This trust gap is the most fundamental issue preventing all of the subsequent steps which need to happen in order for medical fitness to thrive. There can be no insurance reimbursement or physician prescription of exercise as medicine as long as we don’t first believe our health is in our control and that fitness professionals can help their clients achieve results.

Today, even physicians who believe in exercise as medicine are reluctant to refer clients. Despite some of the most forward-looking physicians and groups bringing exercise and personal training into their medical practice, compliance remains spotty and reimbursement varies widely.

A recent study provided insights around prescribing exercise as medicine in the treatment of 26 different diseases: psychiatric diseases (depression, anxiety, stress, schizophrenia); neurological diseases (dementia, Parkinson’s disease, multiple sclerosis); metabolic diseases (obesity, hyperlipidemia, metabolic syndrome, polycystic ovarian syndrome, type 2 diabetes, type 1 diabetes); cardiovascular diseases (hypertension, coronary heart disease, heart failure, cerebral apoplexy, and claudication intermittent); pulmonary diseases (chronic obstructive pulmonary disease, asthma, cystic fibrosis); musculoskeletal disorders (osteoarthritis, osteoporosis, back pain, rheumatoid arthritis); and cancer.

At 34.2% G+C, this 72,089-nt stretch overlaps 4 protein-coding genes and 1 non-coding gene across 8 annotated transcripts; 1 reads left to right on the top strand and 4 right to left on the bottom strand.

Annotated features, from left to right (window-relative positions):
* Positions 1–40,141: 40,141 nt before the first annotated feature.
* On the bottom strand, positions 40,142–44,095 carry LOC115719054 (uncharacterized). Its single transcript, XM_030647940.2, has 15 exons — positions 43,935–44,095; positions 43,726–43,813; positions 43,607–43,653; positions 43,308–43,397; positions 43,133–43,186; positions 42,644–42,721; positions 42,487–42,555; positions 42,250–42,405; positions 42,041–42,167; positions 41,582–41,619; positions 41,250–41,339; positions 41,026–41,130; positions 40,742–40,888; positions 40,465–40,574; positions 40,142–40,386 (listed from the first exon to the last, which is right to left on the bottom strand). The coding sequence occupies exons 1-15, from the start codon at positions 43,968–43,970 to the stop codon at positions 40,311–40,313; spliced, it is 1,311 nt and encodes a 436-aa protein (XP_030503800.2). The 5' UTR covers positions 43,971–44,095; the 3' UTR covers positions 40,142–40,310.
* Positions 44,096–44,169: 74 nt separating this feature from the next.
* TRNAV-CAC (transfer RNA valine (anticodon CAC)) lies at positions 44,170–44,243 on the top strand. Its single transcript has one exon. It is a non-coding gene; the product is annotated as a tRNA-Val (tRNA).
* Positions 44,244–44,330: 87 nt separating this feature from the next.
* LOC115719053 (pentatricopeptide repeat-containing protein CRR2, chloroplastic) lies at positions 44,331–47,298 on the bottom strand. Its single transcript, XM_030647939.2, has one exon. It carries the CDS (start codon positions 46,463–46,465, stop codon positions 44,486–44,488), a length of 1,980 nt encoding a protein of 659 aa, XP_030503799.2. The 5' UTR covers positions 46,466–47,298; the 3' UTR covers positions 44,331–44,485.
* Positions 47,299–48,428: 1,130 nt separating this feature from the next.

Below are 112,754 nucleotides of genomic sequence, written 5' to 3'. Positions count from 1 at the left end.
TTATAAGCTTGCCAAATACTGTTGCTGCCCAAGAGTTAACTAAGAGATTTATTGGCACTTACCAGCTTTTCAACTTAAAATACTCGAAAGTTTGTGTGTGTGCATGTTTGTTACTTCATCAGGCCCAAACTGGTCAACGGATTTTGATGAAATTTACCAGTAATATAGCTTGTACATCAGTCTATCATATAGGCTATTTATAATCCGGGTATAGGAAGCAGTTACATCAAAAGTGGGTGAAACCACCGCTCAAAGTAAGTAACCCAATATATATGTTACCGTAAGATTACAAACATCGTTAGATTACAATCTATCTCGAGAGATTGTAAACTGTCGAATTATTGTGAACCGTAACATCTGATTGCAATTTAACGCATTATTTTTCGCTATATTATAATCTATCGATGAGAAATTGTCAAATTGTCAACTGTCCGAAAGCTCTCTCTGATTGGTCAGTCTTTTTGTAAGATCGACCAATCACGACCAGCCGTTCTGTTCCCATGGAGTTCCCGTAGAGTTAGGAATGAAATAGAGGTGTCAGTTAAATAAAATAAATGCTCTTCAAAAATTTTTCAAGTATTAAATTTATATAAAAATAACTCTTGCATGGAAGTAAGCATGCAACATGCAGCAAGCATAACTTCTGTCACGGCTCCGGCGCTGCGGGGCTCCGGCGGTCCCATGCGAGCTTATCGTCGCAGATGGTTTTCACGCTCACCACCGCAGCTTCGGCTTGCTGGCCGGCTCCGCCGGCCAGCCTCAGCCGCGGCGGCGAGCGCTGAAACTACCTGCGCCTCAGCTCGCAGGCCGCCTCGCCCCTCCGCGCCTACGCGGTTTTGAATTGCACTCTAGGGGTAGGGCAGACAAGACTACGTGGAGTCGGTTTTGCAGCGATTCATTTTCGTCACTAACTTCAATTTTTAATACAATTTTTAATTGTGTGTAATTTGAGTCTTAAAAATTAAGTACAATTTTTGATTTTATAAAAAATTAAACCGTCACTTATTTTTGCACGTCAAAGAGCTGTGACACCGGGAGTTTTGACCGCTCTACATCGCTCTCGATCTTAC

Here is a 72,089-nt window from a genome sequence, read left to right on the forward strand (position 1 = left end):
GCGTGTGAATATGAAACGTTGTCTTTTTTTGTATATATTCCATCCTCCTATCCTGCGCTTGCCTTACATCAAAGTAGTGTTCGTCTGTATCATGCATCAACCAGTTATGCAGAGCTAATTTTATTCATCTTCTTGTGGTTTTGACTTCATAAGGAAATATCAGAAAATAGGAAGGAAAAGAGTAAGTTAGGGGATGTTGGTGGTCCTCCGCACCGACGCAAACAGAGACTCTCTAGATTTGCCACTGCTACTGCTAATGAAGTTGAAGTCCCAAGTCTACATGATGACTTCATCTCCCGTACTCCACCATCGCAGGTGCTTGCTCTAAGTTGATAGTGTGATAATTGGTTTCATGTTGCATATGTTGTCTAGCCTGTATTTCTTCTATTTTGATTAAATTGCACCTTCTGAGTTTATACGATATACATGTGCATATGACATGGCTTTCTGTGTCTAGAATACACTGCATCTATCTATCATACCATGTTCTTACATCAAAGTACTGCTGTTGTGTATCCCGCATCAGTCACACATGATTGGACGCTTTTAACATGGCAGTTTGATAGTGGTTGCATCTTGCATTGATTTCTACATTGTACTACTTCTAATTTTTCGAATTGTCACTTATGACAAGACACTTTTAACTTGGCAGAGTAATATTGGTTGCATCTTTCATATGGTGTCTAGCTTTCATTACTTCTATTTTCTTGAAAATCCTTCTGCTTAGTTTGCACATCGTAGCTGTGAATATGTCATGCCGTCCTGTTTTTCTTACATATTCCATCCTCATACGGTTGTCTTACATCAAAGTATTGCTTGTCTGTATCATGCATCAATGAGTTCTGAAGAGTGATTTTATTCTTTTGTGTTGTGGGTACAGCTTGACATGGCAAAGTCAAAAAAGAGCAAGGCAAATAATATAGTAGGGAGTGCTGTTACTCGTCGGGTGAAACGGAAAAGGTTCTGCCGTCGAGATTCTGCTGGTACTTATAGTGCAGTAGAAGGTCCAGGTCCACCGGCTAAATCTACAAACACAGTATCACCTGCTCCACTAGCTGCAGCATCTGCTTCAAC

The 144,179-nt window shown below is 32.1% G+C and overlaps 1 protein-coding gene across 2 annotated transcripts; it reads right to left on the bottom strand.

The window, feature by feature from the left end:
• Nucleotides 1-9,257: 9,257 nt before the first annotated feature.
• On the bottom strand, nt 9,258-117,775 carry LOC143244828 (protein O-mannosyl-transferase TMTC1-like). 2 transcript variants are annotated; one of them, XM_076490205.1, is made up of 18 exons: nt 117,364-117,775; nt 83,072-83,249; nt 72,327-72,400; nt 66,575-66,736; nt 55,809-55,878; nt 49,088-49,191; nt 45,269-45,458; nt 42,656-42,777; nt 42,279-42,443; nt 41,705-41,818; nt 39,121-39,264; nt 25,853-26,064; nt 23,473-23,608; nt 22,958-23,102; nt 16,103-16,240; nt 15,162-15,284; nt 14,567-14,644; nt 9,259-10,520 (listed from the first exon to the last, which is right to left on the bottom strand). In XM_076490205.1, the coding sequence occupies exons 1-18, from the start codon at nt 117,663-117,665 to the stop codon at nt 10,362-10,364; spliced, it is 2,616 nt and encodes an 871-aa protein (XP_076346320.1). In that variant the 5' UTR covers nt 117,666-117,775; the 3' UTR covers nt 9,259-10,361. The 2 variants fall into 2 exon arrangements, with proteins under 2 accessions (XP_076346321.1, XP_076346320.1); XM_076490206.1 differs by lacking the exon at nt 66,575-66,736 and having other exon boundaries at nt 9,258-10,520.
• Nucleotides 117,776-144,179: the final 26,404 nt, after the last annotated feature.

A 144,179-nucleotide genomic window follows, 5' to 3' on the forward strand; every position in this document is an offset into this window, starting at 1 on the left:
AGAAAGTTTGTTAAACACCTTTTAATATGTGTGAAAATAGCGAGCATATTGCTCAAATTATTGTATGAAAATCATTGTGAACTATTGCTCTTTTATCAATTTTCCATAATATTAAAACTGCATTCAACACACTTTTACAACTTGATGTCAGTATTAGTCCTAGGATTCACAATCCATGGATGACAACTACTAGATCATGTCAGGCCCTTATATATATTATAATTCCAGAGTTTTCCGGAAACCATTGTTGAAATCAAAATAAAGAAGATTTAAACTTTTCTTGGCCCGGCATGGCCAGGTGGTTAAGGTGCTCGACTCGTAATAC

But, how much of this is studied by medical students and applied by physicians? Why does the majority of our society doubt fitness? Is it because we don’t trust fitness professionals? If so, what is the fitness certification world to do?

If we are to close this trust gap, the industry needs to achieve three milestones:

  1. Personal trainers need to have a common standard of professional knowledge and skill
  2. Required continuing education and training must be in place
  3. We need to have standards of care for fitness programming.

This requires that the industry through leadership such as IHRSA combined with companies like ISSA, NASM, ACSM, ACE and others eliminate the need for individual exams and certifications and move to a common standard of excellence for all.

In the absence of the fitness industry creating an environment where all parties can trust their personal trainer to provide safe and effective training programs, none of us can expect medical schools to teach fitness or doctors to prescribe exercise or insurance companies to reimburse for exercise.

COVID-19 has finally created a broad national awareness of the incredible risks of obesity and underlying medical conditions which largely could be controlled through diet and exercise. Now is the time to take action and help a new generation live healthier lives.

This article was featured in the summer 2020 issue of MedFit Professional Magazine. Click to read the latest issue and get your free subscription.


Andrew Wyant serves as the President of the International Sports Sciences Association (ISSA) after having helped successfully build and grow a series of businesses in a wide variety of industries. Since becoming ISSA’s leader in 2018, the ISSA has grown by over 400% and has become the No. 1 rated and reviewed personal training company in the world. Andrew is passionate about the potential personal trainers have to help improve our world by reducing the rates of preventable diseases. He has been deeply involved in the health and fitness industry since 2011.

MFN Contributing Author